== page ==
Researchers from MIT, Microsoft, and Adobe have developed a way to extract audio from vibrations of an object caught on video. In one experiment, they were able to reconstruct speech from vibrations off a potato chip bag. The bag was filmed from 15 feet away and behind soundproof glass.
According to The Washington Post, the researchers have not only indentified that tiny vibrations bounce off objects when sound hits, but they have also created an algorithm that can reconstruct sound and even intelligible speech from those tiny vibrations recorded on video. They've conducted several experiments that include pulling audio from aluminium foil, a glass of water, and a plant. They will present their findings in a paper at Siggraph 2014.
“When sound hits an object, it causes the object to vibrate,” said Abe Davis, a graduate student in electrical engineering and computer science at MIT and first author on the new paper. “The motion of this vibration creates a very subtle visual signal that’s usually invisible to the naked eye. People didn’t realize that this information was there.”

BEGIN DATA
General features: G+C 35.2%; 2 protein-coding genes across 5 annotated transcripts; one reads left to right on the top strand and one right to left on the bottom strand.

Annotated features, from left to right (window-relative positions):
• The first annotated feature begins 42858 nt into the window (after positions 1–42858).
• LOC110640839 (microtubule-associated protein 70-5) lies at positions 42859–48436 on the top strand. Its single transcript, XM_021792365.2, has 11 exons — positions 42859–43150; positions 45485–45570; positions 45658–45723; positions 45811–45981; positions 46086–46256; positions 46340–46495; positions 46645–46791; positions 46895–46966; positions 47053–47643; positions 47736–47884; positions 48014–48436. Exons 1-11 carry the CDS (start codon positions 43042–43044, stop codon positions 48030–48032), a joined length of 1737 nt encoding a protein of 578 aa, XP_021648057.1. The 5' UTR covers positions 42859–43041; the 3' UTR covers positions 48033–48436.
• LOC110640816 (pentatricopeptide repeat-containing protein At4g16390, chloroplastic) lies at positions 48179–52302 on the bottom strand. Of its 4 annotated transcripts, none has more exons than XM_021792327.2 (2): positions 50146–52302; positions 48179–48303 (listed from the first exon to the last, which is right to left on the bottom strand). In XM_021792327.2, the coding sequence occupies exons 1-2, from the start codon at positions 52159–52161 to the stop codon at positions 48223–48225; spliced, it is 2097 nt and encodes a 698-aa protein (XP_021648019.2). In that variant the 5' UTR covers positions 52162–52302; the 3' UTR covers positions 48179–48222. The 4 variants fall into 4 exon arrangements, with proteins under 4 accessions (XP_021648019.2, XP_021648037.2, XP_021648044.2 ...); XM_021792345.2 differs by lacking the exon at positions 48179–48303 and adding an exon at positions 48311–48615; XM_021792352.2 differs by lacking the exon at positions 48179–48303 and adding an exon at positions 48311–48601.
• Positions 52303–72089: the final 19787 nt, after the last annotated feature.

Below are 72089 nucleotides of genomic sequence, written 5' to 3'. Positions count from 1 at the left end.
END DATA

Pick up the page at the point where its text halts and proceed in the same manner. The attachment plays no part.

A high-speed camera is usually required to capture the tiny vibrations. Researchers used a camera capable of recording 2,000 to 6,000 frames per second, for instance, along with a rolling shutter, enabling them to record and then analyse vibrations that happen too quickly for the naked eye to see. Although the resulting sound reconstruction still isn't crystal clear, the possibilities of this technology are vast.
“This is a new dimension to how you can image objects,” said Davis, while also noting the technology could be used as another tool for forensic applications. “It tells you something about how they respond physically to pressure, but instead of poking and prodding at them, all you need is to play sound at them.”
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